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831
MARYLAND

tax, fines, forfeitures and fees; and the penitentiary yields an annual net revenue of about $40,000. There is no provision for a general periodic assessment, but a state tax commissioner appointed by the governor, treasurer and comptroller assesses the corporations, and the county commissioners (in the counties) and the appeal tax court (in the city of Baltimore) revise valuations of real property every two years. From 1820 to 1836 Maryland, in its enthusiasm over internal improvements, incurred an indebtedness of more than $16,000,000. To meet the interest, such heavy taxes were levied that anti-tax associations were formed to resist the collection, and in 1842 the state failed to pay what was due; but the accumulated interest had been funded by 1848 and was paid soon afterwards, the expenses of the government were curtailed by the constitution of 1851, and after the Civil War the amount of indebtedness steadily decreased until in 1902 the funded debt was $6,909,326 and the net debt only $2,797,269.13, while on the 1st of October 1908 the net debt was $366,643.91. As a result of incurring the large debt, a clause in the constitution prohibits the legislature from contracting a debt without providing by the imposition of taxes for the payment of the interest annually and the principal within fifteen years, except to meet a temporary deficiency not exceeding $50,000. The first bank of the state was established in 1790, and by 1817 there was one in each of twelve counties and several in Baltimore; in 1818-1820 and in 1837-1839 there were several serious bank failures, but there have been no serious failures since. A constitutional provision makes each stockholder in a state bank liable to the amount of his share or shares for all the bank’s debts and liabilities. A savings bank is taxed on its deposits, and a state bank is taxed on its capital-stock.

History.—The history of Maryland begins in 1632 with the procedure of Charles I. to grant a charter conveying almost unlimited territorial and governmental rights therein to George Calvert, first Lord Baltimore (1580?-1632), and styling him its absolute lord and proprietor. George Calvert died before the charter had passed the great seal, but about two months later in the same year it was issued to his eldest son, Cecilius. In November 1633 two vessels, the “Ark” and the “Dove,” carrying at least two hundred colonists under Leonard Calvert (c. 1582-1647), a brother of the proprietor, as governor, sailed from Gravesend and arrived in Maryland late in March of the following year. Friendly relations were at the outset established with the Indians, and the province never had much trouble with that race; but with William Claiborne (1589?-1676?), the arch-enemy of the province as long as he lived, it was otherwise. He had opposed the grant of the Maryland charter, had established a trading post on Kent Island in Chesapeake Bay in 1631, and when commanded to submit to the new government he and his followers offered armed resistance. A little later, during his temporary absence in England, his followers on the island were reduced to submission; but in 1644, while the Civil War in England was in progress, he was back in the province assisting Richard Ingle, a pirate who claimed to be acting in the interest of parliament, in raising an insurrection which deprived Governor Calvert of his office for about a year and a half. Finally, the lord proprietor was deprived of his government from 1654 to 1658 in obedience to instructions from parliament which were originally intended to affect only Virginia, but were so modified, through the influence of Claiborne and some Puritan exiles from Virginia who had settled in Maryland, as to apply also to “the plantations within Chesapeake Bay.” Then the long continued unrest both in the mother country and in the province seems to have encouraged Josias Fendall, the proprietor’s own appointee as governor, to strike a blow against the proprietary government and attempt to set up a commonwealth in its place; but this revolt was easily suppressed and order was generally preserved in the province from the English Restoration of 1660 to the English Revolution of 1688.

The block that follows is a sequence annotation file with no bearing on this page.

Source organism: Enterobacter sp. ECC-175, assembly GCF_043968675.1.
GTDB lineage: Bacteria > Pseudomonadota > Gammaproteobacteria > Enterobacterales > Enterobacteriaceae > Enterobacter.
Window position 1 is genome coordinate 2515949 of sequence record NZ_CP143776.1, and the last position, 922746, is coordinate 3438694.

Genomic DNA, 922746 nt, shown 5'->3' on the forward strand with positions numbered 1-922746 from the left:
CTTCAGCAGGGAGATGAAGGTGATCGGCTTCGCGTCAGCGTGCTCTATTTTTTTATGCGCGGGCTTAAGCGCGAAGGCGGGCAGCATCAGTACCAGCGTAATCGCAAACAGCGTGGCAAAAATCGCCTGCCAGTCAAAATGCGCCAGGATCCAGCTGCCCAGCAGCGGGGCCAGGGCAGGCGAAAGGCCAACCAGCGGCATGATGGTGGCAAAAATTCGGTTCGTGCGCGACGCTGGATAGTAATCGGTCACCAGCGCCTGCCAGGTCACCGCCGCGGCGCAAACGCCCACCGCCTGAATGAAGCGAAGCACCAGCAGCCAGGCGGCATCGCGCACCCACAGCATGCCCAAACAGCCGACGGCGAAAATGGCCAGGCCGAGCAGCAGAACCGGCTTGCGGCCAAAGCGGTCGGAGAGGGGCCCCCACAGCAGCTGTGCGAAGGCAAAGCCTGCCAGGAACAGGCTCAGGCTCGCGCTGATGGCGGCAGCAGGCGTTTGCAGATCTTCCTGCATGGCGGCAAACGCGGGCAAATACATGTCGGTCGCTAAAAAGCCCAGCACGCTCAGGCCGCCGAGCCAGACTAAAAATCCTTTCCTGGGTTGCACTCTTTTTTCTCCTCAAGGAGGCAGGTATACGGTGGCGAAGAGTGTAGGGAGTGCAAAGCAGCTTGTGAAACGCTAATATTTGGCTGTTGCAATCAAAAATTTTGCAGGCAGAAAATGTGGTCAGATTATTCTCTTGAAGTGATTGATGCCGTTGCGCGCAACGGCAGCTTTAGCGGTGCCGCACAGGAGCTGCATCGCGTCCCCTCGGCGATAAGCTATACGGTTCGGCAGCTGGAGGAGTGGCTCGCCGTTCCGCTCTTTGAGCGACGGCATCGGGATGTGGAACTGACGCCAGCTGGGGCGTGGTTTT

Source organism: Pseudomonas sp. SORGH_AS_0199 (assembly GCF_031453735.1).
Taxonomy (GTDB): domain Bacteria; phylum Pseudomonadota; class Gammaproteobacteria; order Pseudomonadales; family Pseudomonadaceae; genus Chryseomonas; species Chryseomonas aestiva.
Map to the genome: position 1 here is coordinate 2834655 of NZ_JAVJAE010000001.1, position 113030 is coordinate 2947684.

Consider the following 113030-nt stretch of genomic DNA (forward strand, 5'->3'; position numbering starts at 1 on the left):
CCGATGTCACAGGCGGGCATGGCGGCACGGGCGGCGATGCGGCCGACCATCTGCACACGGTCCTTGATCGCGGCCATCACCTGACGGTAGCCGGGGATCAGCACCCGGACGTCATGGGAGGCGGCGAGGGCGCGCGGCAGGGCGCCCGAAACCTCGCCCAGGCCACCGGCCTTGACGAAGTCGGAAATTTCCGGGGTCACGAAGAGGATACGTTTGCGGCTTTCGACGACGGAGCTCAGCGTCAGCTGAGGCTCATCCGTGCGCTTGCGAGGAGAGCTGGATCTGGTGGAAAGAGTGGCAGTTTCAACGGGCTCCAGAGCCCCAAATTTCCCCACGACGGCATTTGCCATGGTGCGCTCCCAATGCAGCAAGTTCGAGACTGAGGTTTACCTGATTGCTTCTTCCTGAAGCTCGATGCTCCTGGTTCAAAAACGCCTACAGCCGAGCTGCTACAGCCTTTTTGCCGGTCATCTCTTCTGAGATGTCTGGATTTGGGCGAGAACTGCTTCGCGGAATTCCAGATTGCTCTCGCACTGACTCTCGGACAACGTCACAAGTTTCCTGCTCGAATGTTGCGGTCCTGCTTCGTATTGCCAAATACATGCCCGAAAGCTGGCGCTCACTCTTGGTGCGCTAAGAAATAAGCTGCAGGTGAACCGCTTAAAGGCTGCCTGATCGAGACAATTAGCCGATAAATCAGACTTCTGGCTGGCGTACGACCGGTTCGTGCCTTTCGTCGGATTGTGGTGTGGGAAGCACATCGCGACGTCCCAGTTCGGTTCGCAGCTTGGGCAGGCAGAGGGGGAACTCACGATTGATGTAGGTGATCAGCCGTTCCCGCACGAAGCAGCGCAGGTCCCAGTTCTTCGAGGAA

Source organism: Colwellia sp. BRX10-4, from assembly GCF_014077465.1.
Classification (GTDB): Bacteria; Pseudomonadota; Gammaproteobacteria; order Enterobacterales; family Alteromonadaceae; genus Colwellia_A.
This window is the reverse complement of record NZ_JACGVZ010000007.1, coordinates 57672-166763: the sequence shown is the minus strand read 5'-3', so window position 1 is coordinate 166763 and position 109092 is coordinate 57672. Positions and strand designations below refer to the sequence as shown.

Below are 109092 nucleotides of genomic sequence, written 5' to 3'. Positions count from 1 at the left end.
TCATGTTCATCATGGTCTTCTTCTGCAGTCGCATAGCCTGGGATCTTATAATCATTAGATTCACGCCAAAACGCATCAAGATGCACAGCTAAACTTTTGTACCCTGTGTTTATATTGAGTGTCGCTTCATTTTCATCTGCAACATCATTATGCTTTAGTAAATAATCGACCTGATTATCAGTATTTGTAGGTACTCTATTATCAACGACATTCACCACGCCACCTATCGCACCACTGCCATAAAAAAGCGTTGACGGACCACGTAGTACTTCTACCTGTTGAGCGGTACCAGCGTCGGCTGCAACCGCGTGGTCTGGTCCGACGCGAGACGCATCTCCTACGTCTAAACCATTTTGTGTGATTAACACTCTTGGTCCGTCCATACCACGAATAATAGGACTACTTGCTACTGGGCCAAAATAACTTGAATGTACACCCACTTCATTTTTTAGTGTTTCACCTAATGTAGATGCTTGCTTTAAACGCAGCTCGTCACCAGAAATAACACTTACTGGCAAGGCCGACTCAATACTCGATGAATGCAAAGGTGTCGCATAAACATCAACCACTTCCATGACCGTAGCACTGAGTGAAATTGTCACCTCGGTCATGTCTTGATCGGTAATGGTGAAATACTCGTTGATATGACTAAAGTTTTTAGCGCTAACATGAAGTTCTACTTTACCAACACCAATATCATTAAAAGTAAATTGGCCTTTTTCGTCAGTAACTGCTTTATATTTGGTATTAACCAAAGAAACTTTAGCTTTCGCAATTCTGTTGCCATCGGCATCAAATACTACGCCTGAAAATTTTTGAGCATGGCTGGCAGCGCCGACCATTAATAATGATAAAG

Meanwhile an interesting internal development had been in progress. The proprietor was a Roman Catholic and probably it was his intention that Maryland should be an asylum for persecuted Roman Catholics, but it is even more clear that he was desirous of having Protestant colonists also. To this end he promised religious toleration from the beginning and directed his officers accordingly; this led to the famous toleration act passed by the assembly in 1649, which, however, extended its protection only to sects of Trinitarian Christianity. Again, although the charter reserved to the proprietor the right of calling an assembly of the freemen or their delegates at such times and in such form and manner as he should choose, he surrendered in 1638 his claim to the sole right of initiating legislation. By 1650 the assembly had been divided into two houses, in one of which sat only the representatives of the freemen without whose consent no bill could become a law, and annual sessions as well as triennial elections were coming to be the usual order. When suffrage had thus come to be a thing really worth possessing, the proprietor, in 1670, sought to check the opposition by disfranchising all freemen who did not have a freehold of fifty acres or a visible estate of forty pounds sterling. But this step was followed by more and more impassioned complaints against him, such as: that he was interfering with elections, that he was summoning only a part of the delegates elected, that he was seeking to overawe those summoned, that he was abusing his veto power, and that he was keeping the government in the hands of Roman Catholics, who were mostly members of his own family. About this time also the north and east boundaries of the province were beginning to suffer from the aggressions of William Penn. The territory now forming the state of Delaware was within the boundaries defined by the Maryland charter, but in 1682 it was transferred by the duke of York to William Penn and in 1685 Lord Baltimore’s claim to it was denied by an order in council, on the ground that it had been inhabited by Christians before the Maryland charter was granted. In the next place, although it was clear from the words of the charter that the parallel of 40° N. was intended for its north boundary, and although Penn’s charter prescribed that Pennsylvania should extend on the south to the “beginning of the fortieth degree of Northern Latitude,” a controversy arose with regard to the boundary between the two provinces, and there was a long period of litigation; in 1763-1767 Charles Mason and Jeremiah Dixon, two English mathematicians, established the line named from them (see Mason and Dixon Line), which runs along the parallel 39° 43′ 26″.3 N. and later became famous as the dividing line between the free states and the slave states. While the proprietor was absent defending his claims against Penn the English Revolution of 1688 was started. Owing to the death of a messenger there was long delay in proclaiming the new monarchs in Maryland; this delay, together with a rumor of a Popish plot to slaughter the Protestants, enabled the opposition to overthrow the proprietary government, and then the crown, in the interest of its trade policy, set up a royal government in its place, in 1692, without, however, divesting the proprietor of his territorial rights. Under the royal government the Church of England was established, the people acquired a strong control of their branch of the legislature and they were governed more by statute law and less by executive ordinance. The proprietor having become a Protestant, the proprietary government was restored in 1715. Roman Catholics were disfranchised immediately afterward. In 1730 Germans began to settle in considerable numbers in the west-central part of the colony, where they greatly promoted its industrial development but at the same time added much strength to the opposition. The first great dispute between proprietor and people after the restoration of 1715 was with regard to the extension of the English statutes to Maryland, the popular branch of the legislature vigorously contending that all such statutes except those expressly excluded extended to the province, and the lord proprietor contending that only those in which the dominions were expressly mentioned were in force there. Many other disputes speedily followed and when the final struggle between the English and French for possession in America came, although appropriations were made at its beginning to protect her own west frontier from the attacks of the enemy, a dead-lock between the two branches of the assembly prevented Maryland from responding to repeated appeals from the mother country for aid in the latter part of that struggle. This failure was used as an argument in favour of imposing the famous Stamp Act. Nevertheless, popular clamour against parliament on account of that measure was even greater than it had been against the proprietor. The stamp distributor was driven out, and the arguments of Daniel Dulany (1721-1797), the ablest lawyer in the province, against the act were quoted by speakers in parliament for its repeal.